I use drugs judiciously. I believe that anything used in moderation can have a positive, rather than negative impact on a person’s psyche. I stay away from “dirty” drugs, like crystal meth and crank. Marijuana is my drug of choice, but often when I reach a city I like to take some acid before I explore it. Being in completely unfamiliar surroundings intensifies the strangeness of the trip. I have used other synthetic drugs – heroin, ketamine, ecstasy – but I reserve alcohol for those cold winter nights when I have only my sleeping bag and my pets for warmth. I don’t drink to get drunk because usually when that happens I end up feeling like hell for up to a day after. That makes bicycle transport much more unpleasant and as such, reduces my mobility. I do not smoke cigarettes for the same reason (that, and because it is not very intelligent to pay a corporation for your own death), and I do not struggle with addiction to one single drug.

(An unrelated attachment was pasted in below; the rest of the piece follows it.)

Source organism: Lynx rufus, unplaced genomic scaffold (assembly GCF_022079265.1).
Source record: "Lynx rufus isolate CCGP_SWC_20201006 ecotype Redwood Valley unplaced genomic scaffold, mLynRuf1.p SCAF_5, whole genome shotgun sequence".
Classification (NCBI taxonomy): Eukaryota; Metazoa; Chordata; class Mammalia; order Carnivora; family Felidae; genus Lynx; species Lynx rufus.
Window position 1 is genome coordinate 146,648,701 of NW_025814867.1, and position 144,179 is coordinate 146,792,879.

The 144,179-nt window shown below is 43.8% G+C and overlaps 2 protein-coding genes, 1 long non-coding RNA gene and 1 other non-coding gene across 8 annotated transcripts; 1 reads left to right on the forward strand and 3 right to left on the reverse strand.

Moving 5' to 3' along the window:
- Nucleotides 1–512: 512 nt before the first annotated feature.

I suppose if I am addicted to anything it is to my freedom. I am the mistress of my situation, the cause and effect, and I am my own way into and out of every position. I do not have any responsibilities other than my pets and myself, and this affords me an unparalleled sense of liberty.